Lee’s death leaves void that no one can fill
By Bob Bloom
The death of Christopher Lee at 93 was sad news for film buffs around the world.
Lee was a working actor who, through talent and diligence, rose to iconic status not only because of his work in Hammer Films of the 1950s and ’60s, but because he was able to transcend genres.
My first encounter with Lee was when I was about 9 or 10 years old. My father, who loved Bela Lugosi’s “Dracula,” took me to see “Horror of Dracula,” in which Lee so memorably created his own characterization of the Count.
I was mesmerized, and from then on, I looked forward to the next Hammer film, whether it be a Dracula sequel, “The Mummy” or a Fu Manchu adventure.
Without knowing so, Lee played a very important role in my life: The first date with the woman who would become my wife was a double feature of “The Valley of the Gwangi” and “Dracula Has Risen From the Grave.”
I continued to follow Lee’s career, enjoying his comic performance as a German U-boat commander in Steven Spielberg’s “1941” and his villainy in “The Man With the Golden Gun.”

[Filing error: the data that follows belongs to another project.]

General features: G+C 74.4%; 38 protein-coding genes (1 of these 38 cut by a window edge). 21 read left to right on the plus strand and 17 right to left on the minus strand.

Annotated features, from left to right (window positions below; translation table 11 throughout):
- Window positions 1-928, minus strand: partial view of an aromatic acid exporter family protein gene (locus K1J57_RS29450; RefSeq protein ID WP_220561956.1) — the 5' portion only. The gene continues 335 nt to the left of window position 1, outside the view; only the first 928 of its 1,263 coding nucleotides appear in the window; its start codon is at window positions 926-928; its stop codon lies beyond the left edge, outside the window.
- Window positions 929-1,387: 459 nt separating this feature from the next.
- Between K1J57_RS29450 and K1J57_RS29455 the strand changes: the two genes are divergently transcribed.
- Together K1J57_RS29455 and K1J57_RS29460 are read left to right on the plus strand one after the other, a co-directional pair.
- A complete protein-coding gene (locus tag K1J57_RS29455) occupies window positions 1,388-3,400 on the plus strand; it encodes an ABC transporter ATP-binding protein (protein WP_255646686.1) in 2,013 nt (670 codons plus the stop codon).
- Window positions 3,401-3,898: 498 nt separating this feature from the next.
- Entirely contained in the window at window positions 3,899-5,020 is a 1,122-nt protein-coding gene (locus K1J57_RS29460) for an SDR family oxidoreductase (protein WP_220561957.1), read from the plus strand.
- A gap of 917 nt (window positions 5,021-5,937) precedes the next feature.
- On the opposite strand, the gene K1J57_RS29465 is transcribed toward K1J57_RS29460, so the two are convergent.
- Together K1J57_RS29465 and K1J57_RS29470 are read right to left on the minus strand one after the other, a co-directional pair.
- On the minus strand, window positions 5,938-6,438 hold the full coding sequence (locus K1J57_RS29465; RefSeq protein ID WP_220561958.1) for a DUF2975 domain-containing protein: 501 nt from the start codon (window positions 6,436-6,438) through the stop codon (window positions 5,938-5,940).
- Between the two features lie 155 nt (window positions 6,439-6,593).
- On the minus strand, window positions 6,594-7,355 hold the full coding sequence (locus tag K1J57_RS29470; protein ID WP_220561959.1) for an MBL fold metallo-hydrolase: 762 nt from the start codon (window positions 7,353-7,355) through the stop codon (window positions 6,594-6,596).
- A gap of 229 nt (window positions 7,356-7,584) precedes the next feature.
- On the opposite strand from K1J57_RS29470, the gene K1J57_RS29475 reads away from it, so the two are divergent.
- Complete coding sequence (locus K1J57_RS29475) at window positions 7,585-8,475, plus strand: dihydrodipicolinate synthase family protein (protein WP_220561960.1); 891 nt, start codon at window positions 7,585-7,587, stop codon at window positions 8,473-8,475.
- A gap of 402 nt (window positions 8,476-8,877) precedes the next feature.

“Golden Gun” is one of the lesser James Bond films that was elevated because of Lee’s presence and performance.
Lee will be greatly missed. I don’t believe there is an actor today who can fill the void he has left.
Lee was more than a horror film icon: He was a superb character actor and, more importantly, he was beloved.
Filmmakers such as George Lucas and Peter Jackson, who were children when Lee was making his mark at Hammer, sought him out when they began making movies in order to add stature to their works.
Rest in peace, Mr. Lee. And thank you for the many hours of frights, fun and enjoyment you provided to film fans around the world for the past six decades.
Bloom is a member of the Indiana Film Journalists Association. His reviews appear at ReelBob (reelbob.com) and The Film Yap (filmyap.com). He also reviews Blu-rays and DVDs. He can be reached by email at firstname.lastname@example.org or on Twitter @ReelBobBloom. Other reviews by Bloom can be found at Rottentomatoes: www.rottentomatoes.com.